Bill Scott, cartoon writer, voiceover actor, Bullwinkle

William John Scott III was born August 2, 1920 in Philadelphia, Pennsylvania. Early on, Bill was determined to be a writer, and in 1944 he was hired to work for Warner Brothers. He became a story writer for Merrie Melodies and wrote a number of memorable scripts, including "Two Gophers From Texas" which introduced the foppish gopher twins Mac and Tosh.

In 1950, Bill moved on to work for United Pictures of America, a smaller animation studio that focused more on outsourcing their studio for projects based on children's literature and more commercial endeavors. Here Scott flourished, working alongside a young Ted Geisel ang others to create a number of famous characters, including Gerald McBoing Boing and Mister Magoo.

In 1953, Bill went to work writing anti-Communist propaganda for John Sutherland Productions. But the work didn't interest him, and he became a freelance writer for a number of television shows, including "The Honeymooners." When he was offered a spot as co-producer and head writer for Jay Ward's production studio in 1957, he jumped at the chance, and it paid off by making Bill one of the most memorable voices in cartoon history.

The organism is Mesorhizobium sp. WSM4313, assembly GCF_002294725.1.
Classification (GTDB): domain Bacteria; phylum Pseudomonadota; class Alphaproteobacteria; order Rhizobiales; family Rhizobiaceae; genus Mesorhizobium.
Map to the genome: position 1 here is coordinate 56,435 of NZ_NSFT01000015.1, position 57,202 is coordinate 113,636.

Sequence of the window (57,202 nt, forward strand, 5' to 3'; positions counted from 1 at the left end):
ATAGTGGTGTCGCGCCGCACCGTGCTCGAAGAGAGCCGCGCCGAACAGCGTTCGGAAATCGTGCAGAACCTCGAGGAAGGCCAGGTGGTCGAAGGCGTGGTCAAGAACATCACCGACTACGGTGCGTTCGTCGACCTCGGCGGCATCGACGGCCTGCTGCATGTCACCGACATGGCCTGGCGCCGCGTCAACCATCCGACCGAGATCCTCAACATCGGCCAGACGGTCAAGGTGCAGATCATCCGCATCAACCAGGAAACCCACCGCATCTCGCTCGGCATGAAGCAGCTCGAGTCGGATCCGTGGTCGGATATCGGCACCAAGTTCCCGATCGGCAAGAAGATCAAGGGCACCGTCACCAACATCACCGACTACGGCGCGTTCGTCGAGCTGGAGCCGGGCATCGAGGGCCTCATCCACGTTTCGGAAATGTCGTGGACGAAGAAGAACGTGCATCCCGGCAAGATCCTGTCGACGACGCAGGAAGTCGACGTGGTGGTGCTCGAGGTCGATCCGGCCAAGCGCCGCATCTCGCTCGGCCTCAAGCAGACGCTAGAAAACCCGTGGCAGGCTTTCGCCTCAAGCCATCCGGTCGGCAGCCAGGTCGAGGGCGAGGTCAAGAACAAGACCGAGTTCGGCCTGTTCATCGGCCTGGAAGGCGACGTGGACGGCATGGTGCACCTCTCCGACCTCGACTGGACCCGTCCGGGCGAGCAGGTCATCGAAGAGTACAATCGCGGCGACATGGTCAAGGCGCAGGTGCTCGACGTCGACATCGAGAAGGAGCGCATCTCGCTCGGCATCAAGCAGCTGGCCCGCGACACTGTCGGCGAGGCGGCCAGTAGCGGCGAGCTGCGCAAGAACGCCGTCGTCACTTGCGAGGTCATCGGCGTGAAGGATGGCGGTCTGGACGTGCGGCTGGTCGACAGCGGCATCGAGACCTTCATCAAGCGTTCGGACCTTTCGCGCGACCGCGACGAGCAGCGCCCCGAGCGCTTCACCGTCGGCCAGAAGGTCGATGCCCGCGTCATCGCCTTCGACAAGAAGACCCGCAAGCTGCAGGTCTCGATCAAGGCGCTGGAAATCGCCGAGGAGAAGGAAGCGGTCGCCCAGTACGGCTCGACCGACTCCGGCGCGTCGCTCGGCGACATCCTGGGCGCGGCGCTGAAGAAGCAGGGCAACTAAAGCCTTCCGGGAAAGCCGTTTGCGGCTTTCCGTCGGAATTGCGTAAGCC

While working with Jay Ward on the script for his new show starring a squirrel named Rocky and a moose named Bullwinkle, Bill would read the scripts back to Jay (a functional illiterate), giving voice to each of the characters. When production finally got underway and the time came to cast each of the characters, Jay reeled off an actor for each role - except for Bullwinkle. Bill asked who was going to play that part, to which Jay replied, "Well, you enjoyed reading him so much, I just figured you would!" Thus the start of Bill's more notable career as a voice actor.

Bill played the lovably dumb moose Bullwinkle for over 25 years, beginning with "Rocky and His Friends" in 1959 and continuing through a number of TV specials, commercials, and series over the years. Bill also took on the role of that dashing Royal Mountie Dudley Do-Right in 1961, as well as the brainy time-traveling dog Mr. Peabody (who was named after Bill's own dog.) In 1967 he began performing the voices of both George of the Jungle and his series counterpart Super Chicken.

In 1985, Bill was added to the cast of two new Disney cartoons, "The Gummi Bears" and "The Wuzzles." Unfortunately, he had contracted incurable prostate cancer, and only completed one season of each before succumbing to a heart attack on November 20 of that year. He was 65.

On a personal note, Bill and I are somewhat kindred spirits in that we both always cry whenever Dumbo's mother reaches out from her cage and cradles him in her trunk.

Selected Filmography


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